Chicago-based independent futures brokerage and clearing firm R.J. O’Brien & Associates (RJO) has hired industry veteran Daniel Staniford as Executive Director, responsible for the firm’s institutional business development in New York and London.
Tuesday, 6 December 2016
Last updated 15 hours ago
Feb 7 2008 | 3:11am ET
An influential Senate Republican said yesterday that a private equity lobbying push “killed” an effort to boost taxes on alternative investments, but he’s not giving up.
Sen. Charles Grassley (R-Iowa), the ranking Republican on the Senate Finance Committee, told a conference that the economic slowdown also helped put the brakes on the plan.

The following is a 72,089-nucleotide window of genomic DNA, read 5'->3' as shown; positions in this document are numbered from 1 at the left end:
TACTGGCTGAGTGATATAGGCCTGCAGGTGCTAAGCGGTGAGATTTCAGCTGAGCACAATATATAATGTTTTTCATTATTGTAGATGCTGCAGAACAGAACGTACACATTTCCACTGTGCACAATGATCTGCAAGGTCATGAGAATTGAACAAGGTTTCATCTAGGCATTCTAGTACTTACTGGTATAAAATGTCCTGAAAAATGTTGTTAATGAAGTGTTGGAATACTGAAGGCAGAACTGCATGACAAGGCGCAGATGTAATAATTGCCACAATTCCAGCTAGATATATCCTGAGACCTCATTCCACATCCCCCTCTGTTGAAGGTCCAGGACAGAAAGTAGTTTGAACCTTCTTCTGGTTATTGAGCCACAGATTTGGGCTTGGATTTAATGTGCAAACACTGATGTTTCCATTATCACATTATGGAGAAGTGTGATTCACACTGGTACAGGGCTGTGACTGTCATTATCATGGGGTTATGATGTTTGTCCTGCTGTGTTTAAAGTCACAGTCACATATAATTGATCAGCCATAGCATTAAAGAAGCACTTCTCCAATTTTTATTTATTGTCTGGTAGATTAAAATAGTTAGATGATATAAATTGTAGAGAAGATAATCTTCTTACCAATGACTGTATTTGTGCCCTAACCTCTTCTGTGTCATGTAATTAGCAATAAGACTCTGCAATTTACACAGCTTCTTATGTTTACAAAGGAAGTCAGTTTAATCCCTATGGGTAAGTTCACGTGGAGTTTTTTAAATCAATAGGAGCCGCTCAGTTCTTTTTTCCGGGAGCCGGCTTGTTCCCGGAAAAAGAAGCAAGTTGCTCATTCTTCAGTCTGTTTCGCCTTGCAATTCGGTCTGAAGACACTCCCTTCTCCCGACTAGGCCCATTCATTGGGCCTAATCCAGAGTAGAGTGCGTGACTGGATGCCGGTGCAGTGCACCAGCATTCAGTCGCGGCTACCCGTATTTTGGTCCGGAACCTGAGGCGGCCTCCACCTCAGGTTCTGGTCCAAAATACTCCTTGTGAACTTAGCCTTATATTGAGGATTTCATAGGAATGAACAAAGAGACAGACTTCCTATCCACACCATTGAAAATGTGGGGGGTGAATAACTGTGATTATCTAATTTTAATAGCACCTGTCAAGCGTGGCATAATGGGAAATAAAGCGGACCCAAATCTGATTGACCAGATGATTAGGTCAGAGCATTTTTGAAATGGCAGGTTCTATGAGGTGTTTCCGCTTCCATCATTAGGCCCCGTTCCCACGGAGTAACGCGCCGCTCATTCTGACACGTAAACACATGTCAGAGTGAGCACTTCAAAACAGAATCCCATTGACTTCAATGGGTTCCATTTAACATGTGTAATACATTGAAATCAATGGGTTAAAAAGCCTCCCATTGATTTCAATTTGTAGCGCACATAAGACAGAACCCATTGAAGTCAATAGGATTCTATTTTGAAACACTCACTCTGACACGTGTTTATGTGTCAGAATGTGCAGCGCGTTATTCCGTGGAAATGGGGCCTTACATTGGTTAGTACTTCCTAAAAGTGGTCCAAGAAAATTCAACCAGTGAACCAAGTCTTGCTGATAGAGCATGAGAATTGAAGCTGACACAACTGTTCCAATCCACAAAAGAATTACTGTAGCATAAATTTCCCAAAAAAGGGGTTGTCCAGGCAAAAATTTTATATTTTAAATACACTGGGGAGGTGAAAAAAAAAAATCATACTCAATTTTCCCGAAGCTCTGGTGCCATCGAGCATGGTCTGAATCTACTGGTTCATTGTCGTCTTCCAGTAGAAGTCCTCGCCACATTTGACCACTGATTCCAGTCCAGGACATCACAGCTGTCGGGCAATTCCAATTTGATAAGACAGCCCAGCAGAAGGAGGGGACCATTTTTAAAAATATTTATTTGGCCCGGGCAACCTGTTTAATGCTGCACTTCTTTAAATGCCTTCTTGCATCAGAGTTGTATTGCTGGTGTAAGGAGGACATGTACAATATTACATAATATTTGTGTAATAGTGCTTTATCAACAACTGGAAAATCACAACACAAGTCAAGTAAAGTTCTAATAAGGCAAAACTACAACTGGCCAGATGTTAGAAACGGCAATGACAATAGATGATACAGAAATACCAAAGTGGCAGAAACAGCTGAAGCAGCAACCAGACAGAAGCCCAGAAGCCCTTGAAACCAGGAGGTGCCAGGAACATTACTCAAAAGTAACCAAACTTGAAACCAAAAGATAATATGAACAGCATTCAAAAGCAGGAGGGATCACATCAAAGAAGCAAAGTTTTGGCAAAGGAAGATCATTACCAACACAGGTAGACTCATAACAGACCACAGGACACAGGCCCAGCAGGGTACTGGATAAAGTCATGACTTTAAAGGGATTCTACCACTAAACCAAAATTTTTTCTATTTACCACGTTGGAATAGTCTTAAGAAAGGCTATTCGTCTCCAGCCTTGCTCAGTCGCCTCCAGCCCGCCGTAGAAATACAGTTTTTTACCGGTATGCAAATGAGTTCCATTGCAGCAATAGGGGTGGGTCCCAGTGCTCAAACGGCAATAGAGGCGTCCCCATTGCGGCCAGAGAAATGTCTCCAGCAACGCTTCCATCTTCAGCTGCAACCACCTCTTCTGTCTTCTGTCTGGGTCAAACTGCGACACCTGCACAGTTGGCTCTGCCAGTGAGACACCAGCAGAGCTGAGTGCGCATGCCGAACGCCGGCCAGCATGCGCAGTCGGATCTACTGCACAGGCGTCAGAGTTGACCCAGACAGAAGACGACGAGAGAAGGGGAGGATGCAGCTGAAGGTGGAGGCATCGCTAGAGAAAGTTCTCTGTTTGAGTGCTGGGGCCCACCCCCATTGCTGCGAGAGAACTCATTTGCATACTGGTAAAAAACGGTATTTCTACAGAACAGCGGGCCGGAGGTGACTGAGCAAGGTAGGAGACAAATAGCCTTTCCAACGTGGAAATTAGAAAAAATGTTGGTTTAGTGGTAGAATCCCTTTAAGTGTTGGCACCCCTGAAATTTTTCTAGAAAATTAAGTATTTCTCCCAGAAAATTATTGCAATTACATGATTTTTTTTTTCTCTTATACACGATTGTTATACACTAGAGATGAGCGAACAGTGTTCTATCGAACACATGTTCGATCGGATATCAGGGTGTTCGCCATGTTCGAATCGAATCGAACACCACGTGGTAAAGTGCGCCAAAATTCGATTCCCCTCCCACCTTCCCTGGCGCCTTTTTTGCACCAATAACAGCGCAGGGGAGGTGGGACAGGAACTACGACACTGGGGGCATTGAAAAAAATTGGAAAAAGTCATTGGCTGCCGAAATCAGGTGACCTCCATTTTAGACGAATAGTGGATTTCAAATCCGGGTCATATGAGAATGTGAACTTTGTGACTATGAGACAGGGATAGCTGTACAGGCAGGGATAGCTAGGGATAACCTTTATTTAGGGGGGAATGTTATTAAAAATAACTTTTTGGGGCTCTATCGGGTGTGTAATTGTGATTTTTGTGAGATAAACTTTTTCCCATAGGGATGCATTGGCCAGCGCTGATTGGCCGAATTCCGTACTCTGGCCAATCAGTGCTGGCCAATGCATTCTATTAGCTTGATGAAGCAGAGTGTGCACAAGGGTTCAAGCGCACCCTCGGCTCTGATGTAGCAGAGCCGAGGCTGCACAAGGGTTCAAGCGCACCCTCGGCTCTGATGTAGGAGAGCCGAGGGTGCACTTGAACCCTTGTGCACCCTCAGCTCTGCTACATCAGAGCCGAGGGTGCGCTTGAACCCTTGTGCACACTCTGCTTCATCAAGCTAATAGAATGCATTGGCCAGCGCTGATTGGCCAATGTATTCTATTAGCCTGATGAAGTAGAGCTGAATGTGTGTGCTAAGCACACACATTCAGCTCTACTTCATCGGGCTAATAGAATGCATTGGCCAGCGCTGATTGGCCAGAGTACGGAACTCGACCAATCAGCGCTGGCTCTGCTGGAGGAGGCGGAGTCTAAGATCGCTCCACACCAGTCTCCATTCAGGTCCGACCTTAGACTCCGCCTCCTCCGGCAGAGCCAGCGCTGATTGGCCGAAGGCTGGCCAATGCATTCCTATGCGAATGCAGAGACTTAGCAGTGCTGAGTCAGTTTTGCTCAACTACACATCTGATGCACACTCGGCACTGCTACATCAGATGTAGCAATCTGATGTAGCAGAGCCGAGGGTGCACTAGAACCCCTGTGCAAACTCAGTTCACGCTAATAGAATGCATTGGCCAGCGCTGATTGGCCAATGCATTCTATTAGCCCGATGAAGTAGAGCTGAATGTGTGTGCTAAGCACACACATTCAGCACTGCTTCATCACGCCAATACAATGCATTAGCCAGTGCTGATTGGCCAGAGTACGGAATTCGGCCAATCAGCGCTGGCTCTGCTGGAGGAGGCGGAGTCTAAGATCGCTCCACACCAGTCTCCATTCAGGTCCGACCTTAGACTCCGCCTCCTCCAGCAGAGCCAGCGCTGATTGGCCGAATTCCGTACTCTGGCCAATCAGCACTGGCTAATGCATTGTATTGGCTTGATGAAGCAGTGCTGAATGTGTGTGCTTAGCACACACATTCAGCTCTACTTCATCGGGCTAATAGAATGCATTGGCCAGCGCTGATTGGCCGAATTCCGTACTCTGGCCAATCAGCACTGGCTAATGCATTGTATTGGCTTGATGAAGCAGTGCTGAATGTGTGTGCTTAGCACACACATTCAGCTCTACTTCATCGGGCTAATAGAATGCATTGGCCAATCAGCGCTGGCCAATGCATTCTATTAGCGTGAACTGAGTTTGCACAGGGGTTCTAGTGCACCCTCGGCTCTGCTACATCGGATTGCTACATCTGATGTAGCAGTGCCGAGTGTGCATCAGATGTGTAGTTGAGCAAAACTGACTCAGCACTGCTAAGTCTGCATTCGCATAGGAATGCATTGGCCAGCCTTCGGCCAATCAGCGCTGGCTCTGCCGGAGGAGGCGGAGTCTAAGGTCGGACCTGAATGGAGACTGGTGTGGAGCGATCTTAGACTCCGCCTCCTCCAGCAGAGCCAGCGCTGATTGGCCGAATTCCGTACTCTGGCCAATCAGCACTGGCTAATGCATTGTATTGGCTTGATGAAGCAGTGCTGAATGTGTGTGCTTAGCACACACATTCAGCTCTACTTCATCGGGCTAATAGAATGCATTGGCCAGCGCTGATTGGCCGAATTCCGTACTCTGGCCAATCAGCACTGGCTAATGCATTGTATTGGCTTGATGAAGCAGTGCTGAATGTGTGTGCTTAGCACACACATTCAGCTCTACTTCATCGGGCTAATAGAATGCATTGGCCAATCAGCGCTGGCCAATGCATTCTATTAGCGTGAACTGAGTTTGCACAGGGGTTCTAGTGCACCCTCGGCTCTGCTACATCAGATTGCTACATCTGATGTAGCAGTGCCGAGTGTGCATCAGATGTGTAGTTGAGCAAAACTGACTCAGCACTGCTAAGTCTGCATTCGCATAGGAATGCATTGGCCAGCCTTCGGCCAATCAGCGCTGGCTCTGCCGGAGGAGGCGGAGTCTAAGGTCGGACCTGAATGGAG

“The economy has deteriorated,” he said. “Right now maybe we don’t want to make Wall Street any more nervous.”
A bill sponsored by Grassley and Sen. Max Baucus (D-Mont.) last year would have more than doubled taxes on publicly-traded private equity firms, as well as other partnerships, and closed a loophole allowing alternative investment executives to avoid paying taxes on offshore income.
Grassley hasn’t given up on the latter provision.
“That’s closing a loophole, that’s not raising taxes,” he said.
“Somebody’s looking at the tax code and saying, ‘Well, you can go offshore here and not pay your taxes,’” Grassley added. “It wasn’t anticipated when the bill was written.”
Much of the bill for the lobbying effort that helped sink the Baucus-Grassley bill was footed by hedge fund giant Citadel Investment Group. According to Senate filings, the Chicago firm paid $150,000 in the second half to the Palmetto Group, a lobbying firm.